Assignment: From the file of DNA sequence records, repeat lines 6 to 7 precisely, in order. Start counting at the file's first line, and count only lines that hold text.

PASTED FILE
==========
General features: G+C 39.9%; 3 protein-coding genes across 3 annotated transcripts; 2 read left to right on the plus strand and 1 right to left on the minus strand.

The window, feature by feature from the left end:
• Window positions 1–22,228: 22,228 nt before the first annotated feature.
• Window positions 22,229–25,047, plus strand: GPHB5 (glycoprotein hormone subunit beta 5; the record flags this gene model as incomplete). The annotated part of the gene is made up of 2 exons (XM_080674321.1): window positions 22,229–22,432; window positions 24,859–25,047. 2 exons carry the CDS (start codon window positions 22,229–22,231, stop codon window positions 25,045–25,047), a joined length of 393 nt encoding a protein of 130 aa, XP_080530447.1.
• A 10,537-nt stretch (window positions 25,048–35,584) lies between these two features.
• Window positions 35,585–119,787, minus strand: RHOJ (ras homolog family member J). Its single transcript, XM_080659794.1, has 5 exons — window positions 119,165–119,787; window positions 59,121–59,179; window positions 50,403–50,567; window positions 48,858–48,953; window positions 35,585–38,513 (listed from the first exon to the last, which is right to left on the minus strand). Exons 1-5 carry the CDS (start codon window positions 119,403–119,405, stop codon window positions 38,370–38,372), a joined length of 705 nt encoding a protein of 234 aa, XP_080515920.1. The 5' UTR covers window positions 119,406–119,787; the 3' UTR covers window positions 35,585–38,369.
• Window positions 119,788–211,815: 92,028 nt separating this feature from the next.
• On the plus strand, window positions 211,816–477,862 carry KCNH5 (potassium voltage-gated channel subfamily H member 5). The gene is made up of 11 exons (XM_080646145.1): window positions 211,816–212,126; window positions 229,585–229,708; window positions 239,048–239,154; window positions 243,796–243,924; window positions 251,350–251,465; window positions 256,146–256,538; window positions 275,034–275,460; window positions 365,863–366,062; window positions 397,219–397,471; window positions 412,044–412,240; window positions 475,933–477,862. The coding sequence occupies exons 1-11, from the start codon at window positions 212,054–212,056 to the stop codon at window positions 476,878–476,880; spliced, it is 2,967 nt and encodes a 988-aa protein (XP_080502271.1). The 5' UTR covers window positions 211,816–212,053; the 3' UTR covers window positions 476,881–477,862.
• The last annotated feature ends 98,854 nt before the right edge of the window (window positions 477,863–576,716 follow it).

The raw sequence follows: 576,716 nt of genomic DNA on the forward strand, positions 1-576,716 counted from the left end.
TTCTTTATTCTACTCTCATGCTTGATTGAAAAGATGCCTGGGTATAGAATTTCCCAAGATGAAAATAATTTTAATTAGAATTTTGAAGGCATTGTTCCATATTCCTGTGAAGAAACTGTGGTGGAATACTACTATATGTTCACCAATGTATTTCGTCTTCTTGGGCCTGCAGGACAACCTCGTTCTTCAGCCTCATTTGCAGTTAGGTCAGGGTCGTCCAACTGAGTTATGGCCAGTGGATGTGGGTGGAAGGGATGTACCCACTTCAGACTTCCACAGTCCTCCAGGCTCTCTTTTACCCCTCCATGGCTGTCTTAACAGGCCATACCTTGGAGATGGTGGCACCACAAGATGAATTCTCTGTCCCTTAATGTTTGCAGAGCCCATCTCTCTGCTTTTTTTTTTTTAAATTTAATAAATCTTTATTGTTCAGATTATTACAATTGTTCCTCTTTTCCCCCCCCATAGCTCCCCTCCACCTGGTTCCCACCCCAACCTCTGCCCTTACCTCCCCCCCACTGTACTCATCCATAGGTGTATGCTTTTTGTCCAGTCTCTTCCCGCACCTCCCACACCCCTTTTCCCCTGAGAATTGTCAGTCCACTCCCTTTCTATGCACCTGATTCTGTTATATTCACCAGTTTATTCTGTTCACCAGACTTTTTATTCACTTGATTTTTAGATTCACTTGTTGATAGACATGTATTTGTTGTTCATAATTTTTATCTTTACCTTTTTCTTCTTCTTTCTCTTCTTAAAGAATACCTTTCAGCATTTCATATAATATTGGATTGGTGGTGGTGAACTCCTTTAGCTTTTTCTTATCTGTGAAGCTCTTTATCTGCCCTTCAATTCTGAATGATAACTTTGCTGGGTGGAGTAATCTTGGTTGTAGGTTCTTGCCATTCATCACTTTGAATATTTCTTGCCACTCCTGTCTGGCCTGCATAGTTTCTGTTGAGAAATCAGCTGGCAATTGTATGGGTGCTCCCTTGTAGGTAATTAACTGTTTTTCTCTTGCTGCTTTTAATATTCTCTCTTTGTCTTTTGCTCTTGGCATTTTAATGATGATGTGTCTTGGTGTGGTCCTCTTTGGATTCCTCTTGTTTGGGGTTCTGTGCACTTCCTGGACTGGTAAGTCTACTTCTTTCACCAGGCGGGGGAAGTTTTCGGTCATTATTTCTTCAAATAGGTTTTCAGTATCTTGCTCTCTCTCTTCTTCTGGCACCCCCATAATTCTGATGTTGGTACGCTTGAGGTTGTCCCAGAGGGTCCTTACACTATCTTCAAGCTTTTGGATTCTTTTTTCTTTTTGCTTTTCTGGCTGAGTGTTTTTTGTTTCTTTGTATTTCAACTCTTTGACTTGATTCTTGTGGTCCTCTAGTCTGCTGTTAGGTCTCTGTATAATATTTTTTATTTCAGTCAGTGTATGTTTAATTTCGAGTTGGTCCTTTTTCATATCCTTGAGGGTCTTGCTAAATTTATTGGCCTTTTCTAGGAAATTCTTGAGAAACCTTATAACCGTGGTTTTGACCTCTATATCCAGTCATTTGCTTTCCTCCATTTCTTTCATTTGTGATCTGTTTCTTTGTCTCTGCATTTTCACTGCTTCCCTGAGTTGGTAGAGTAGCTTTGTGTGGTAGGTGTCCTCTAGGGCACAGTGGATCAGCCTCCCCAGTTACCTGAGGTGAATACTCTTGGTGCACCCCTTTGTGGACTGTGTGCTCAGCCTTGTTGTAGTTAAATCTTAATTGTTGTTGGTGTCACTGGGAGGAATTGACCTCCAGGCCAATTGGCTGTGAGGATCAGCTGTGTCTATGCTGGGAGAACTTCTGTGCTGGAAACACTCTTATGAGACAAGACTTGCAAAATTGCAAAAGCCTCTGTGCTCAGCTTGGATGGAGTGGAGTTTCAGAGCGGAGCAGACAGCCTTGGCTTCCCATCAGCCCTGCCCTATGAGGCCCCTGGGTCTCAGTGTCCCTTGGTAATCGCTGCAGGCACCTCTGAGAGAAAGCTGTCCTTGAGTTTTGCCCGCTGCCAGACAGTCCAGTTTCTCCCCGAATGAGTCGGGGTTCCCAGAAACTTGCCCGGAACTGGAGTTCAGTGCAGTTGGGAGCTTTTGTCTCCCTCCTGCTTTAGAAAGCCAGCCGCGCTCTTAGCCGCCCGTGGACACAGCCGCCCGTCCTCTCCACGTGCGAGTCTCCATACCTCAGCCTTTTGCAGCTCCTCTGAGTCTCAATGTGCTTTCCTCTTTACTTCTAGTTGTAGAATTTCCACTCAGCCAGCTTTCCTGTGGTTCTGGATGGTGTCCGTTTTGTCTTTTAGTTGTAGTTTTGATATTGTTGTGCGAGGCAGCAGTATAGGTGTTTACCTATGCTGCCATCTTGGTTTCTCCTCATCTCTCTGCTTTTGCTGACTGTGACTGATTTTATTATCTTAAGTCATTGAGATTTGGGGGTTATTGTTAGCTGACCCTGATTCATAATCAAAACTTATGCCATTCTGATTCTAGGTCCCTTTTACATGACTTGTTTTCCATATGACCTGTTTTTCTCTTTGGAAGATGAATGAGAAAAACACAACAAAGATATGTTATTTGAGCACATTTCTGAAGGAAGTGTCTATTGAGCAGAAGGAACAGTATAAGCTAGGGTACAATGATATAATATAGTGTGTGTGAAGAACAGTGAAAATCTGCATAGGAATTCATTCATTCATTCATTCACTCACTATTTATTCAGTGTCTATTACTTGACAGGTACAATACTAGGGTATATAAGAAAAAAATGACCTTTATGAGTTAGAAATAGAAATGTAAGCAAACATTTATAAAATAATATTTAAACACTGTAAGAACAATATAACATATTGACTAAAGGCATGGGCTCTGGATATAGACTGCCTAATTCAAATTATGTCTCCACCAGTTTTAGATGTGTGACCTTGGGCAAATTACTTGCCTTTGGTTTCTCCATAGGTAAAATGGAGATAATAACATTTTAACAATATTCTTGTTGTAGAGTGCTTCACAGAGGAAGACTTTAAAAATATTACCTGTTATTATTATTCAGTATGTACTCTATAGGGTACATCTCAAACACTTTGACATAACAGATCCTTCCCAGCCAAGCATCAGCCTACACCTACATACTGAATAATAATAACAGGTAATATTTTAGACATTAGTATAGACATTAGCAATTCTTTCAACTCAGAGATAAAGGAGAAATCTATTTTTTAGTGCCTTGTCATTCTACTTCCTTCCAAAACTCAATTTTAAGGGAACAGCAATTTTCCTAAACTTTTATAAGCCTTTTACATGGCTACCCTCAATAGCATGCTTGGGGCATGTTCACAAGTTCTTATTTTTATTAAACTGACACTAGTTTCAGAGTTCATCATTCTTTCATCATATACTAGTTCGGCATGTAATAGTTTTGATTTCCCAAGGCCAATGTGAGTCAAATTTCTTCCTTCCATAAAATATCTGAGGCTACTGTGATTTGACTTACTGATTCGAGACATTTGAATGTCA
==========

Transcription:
• Window positions 35,585–119,787, minus strand: RHOJ (ras homolog family member J). Its single transcript, XM_080659794.1, has 5 exons — window positions 119,165–119,787; window positions 59,121–59,179; window positions 50,403–50,567; window positions 48,858–48,953; window positions 35,585–38,513 (listed from the first exon to the last, which is right to left on the minus strand). Exons 1-5 carry the CDS (start codon window positions 119,403–119,405, stop codon window positions 38,370–38,372), a joined length of 705 nt encoding a protein of 234 aa, XP_080515920.1. The 5' UTR covers window positions 119,406–119,787; the 3' UTR covers window positions 35,585–38,369.
• Window positions 119,788–211,815: 92,028 nt separating this feature from the next.